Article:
Dr. Eli Harai, CEO of Sandisk, recently declared that “The mobile phone market is the mother of all growth markets.” I usually recoil when hearing what sounds like hyperbole.

However, Dr. Harai isn’t exaggerating when it comes to the size of the mobile market.

There are 3.3 billion mobile phones in the world—that is one for half the world’s population. Tomi T Ahonen has an exceptional article that helps put 3.3 billion in perspective by comparing it to other technology:

mobile-comparison-chart.jpg

As you can see from the chart above, there are more mobile phones in the world than there are cars, televisions, telephones, PCs, and credit cards. And the number of mobile phones continues to grow at astronomical rates:

The global population expands by three people a second, according to International Data Base, an arm of the U.S. Census. In the same second, 38 wireless devices will be sold. At that rate, within 24 months another billion devices will be added to the 2.5 3.3 billion currently in circulation. — Source: USA Today [ed. number of phones corrected]

With 3.3 billion phones in use today and only 6.6 billion people on the planet, it would seem like growth would slow down, but instead the number of mobile phones being sold continues to increase. There are a couple of reasons for this.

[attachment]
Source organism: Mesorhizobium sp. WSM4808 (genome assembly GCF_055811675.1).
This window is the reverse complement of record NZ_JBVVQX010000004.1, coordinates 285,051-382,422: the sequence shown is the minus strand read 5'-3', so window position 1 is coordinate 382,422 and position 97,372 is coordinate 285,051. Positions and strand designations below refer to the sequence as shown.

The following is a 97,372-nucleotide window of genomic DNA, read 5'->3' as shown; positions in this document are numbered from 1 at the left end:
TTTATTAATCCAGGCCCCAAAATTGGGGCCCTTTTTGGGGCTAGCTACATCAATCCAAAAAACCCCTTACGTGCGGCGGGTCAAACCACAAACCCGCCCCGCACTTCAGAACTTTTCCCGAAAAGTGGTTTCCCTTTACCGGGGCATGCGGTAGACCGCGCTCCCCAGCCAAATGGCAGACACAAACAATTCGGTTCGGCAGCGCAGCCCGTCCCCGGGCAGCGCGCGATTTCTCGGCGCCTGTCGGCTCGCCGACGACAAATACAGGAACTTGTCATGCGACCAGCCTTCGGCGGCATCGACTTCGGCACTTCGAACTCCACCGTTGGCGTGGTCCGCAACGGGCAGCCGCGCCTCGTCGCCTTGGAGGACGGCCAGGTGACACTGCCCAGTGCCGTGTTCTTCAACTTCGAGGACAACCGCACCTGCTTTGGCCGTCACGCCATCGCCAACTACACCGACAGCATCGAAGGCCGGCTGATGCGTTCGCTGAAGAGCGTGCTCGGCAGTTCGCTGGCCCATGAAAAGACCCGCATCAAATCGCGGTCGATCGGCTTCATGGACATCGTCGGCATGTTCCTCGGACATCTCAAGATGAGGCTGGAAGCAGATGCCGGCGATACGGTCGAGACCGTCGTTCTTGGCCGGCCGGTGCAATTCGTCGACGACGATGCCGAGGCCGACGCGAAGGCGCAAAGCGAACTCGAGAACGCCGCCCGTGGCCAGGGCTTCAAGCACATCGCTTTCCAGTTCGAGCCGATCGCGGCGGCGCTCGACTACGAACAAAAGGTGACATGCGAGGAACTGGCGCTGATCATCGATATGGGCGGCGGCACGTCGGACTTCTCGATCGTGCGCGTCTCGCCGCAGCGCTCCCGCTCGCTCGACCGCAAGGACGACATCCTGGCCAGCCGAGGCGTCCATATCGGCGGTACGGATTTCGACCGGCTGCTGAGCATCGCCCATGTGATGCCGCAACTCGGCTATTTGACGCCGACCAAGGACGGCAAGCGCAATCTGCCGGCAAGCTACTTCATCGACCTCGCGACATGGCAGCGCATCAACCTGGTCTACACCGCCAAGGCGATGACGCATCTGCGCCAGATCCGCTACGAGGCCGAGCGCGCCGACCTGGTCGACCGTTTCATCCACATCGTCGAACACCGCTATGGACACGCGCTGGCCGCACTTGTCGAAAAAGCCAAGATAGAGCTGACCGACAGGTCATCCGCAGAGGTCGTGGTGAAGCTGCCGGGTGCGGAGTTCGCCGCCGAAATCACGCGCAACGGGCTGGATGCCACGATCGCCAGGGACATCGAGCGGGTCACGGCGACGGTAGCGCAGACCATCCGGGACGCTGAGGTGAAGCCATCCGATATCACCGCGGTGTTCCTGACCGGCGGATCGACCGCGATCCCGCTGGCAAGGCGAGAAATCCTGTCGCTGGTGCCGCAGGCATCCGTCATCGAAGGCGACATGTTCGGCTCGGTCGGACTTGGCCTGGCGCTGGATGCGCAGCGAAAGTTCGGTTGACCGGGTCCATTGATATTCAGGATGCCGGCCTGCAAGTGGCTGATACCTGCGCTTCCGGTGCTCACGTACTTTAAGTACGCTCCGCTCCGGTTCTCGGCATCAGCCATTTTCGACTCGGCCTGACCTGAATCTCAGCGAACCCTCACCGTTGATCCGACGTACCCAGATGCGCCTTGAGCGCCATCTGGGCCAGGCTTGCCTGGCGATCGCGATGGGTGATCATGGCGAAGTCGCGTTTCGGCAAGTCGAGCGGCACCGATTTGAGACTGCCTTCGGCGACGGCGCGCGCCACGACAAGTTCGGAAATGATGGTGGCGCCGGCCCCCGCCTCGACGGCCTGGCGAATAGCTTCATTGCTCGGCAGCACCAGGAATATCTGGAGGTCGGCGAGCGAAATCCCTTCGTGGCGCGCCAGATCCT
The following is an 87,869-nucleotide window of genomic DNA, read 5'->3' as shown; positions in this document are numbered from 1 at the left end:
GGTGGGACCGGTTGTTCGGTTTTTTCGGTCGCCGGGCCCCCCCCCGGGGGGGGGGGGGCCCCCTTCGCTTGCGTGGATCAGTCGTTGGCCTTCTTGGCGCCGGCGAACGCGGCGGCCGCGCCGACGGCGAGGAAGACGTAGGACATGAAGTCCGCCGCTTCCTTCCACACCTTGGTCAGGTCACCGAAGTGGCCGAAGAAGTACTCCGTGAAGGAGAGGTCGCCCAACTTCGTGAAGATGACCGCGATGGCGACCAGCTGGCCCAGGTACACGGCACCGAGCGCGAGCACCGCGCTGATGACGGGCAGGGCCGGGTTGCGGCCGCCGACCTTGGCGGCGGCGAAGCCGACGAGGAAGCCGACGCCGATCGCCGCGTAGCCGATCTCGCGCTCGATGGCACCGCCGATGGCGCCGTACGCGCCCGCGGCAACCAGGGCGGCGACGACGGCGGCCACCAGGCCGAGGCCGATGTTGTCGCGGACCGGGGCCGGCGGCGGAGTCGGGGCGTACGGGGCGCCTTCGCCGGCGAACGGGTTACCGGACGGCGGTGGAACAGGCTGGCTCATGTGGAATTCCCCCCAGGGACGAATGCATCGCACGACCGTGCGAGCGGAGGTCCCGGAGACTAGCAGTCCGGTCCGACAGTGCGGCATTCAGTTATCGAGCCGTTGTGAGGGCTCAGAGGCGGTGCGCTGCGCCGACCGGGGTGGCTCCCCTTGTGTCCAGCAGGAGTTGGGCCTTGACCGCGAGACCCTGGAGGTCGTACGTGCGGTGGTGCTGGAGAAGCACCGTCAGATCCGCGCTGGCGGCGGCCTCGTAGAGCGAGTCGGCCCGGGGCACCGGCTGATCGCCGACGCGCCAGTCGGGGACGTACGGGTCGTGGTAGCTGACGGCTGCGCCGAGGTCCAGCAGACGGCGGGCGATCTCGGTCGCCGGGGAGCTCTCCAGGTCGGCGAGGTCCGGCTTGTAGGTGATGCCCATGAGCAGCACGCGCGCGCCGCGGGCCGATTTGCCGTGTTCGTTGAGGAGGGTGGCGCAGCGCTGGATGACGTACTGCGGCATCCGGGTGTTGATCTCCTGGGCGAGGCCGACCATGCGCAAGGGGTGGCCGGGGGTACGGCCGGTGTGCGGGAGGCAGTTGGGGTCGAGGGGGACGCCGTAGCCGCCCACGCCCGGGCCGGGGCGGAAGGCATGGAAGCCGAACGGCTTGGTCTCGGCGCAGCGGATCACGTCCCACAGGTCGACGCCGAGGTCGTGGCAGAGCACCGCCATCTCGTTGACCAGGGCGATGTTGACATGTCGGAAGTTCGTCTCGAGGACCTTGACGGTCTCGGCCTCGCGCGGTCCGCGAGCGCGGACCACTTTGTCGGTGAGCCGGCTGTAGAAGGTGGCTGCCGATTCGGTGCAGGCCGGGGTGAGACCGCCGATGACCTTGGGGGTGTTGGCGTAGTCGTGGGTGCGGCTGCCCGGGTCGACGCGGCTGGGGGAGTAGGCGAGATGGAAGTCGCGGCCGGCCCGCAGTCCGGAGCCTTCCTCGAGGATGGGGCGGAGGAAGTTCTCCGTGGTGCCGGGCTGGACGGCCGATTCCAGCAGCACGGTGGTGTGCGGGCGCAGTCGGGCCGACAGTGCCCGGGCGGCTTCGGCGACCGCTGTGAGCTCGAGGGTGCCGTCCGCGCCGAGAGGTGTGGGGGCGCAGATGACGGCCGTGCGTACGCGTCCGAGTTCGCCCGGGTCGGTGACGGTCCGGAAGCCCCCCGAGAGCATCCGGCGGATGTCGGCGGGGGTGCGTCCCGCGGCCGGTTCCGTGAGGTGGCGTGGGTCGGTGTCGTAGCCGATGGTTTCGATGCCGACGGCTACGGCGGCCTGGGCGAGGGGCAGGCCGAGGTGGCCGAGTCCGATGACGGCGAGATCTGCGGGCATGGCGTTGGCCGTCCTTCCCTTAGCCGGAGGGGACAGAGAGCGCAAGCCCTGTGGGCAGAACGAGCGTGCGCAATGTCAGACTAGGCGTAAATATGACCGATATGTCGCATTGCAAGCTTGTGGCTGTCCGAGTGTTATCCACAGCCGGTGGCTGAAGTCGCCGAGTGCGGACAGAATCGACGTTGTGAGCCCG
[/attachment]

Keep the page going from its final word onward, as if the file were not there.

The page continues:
First, in many countries in the world, mobile services are over subscribed because people have both a home and a work cell phone. Italy, for example, has a 140% subscription rate. Therefore, while there are 3.3 billion phones in use, there are not 3.3 billion people with mobile phones.

Second, many developing countries have eschewed building the costly infrastructure required to support land lines and have instead focused on building mobile networks. Recycled phones from other countries are often sold or given away in developing countries.

So we have a very large market and one that continues to grow. What does this mean in real dollars? Again, we turn to Tomi T Ahonen:

The total service revenues for mobile already passed 720 billion dollars last year (Informa Jan 2006). Toss in another 100 billion for handset sales and some more for network infrastructure and we’re at a total industry of over 875 billion in size by 2007 – well on target to hit a trillion dollars as an industry by the end of the decade.

Tomi also asserts that SMS alone accounted for 100 billion in revenue last year. That is as “big as total Hollywood box office, total Hollywood DVD sales and rentals, total music industry revenues and total videogaming software revenues in 2007 – combined.

If that doesn’t cause you to sit up and take notice, I don’t know what will.

What we have with mobile phones is the largest media market in the world by a long shot and a market that is continuing to grow.

So why aren’t more businesses working on their mobile strategies? To answer this question, we’ll take a closer look at both the history of the mobile phone and the parallels to the ’90s Internet expansion in future posts.